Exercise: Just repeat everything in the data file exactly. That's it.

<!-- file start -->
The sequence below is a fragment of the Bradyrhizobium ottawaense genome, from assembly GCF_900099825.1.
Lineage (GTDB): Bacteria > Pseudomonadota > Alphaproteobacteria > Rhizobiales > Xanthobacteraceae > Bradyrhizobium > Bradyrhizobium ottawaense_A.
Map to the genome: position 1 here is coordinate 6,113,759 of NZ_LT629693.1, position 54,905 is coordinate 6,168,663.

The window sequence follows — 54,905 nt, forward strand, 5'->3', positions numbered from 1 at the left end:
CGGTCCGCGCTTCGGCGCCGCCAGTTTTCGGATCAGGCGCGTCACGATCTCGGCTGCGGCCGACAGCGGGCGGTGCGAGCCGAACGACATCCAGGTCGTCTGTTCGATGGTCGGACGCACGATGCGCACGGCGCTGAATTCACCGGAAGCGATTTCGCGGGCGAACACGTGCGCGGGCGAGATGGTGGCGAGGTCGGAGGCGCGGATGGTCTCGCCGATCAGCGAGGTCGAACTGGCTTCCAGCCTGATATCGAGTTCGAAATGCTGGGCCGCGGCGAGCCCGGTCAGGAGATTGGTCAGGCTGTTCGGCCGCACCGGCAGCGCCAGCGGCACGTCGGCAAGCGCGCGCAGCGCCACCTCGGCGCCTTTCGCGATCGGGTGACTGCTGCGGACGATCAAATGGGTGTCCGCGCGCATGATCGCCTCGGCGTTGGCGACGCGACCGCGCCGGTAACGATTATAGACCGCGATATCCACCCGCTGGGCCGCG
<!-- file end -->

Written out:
The sequence below is a fragment of the Bradyrhizobium ottawaense genome, from assembly GCF_900099825.1.
Lineage (GTDB): Bacteria > Pseudomonadota > Alphaproteobacteria > Rhizobiales > Xanthobacteraceae > Bradyrhizobium > Bradyrhizobium ottawaense_A.
Map to the genome: position 1 here is coordinate 6,113,759 of NZ_LT629693.1, position 54,905 is coordinate 6,168,663.

The window sequence follows — 54,905 nt, forward strand, 5'->3', positions numbered from 1 at the left end:
CGGTCCGCGCTTCGGCGCCGCCAGTTTTCGGATCAGGCGCGTCACGATCTCGGCTGCGGCCGACAGCGGGCGGTGCGAGCCGAACGACATCCAGGTCGTCTGTTCGATGGTCGGACGCACGATGCGCACGGCGCTGAATTCACCGGAAGCGATTTCGCGGGCGAACACGTGCGCGGGCGAGATGGTGGCGAGGTCGGAGGCGCGGATGGTCTCGCCGATCAGCGAGGTCGAACTGGCTTCCAGCCTGATATCGAGTTCGAAATGCTGGGCCGCGGCGAGCCCGGTCAGGAGATTGGTCAGGCTGTTCGGCCGCACCGGCAGCGCCAGCGGCACGTCGGCAAGCGCGCGCAGCGCCACCTCGGCGCCTTTCGCGATCGGGTGACTGCTGCGGACGATCAAATGGGTGTCCGCGCGCATGATCGCCTCGGCGTTGGCGACGCGACCGCGCCGGTAACGATTATAGACCGCGATATCCACCCGCTGGGCCGCG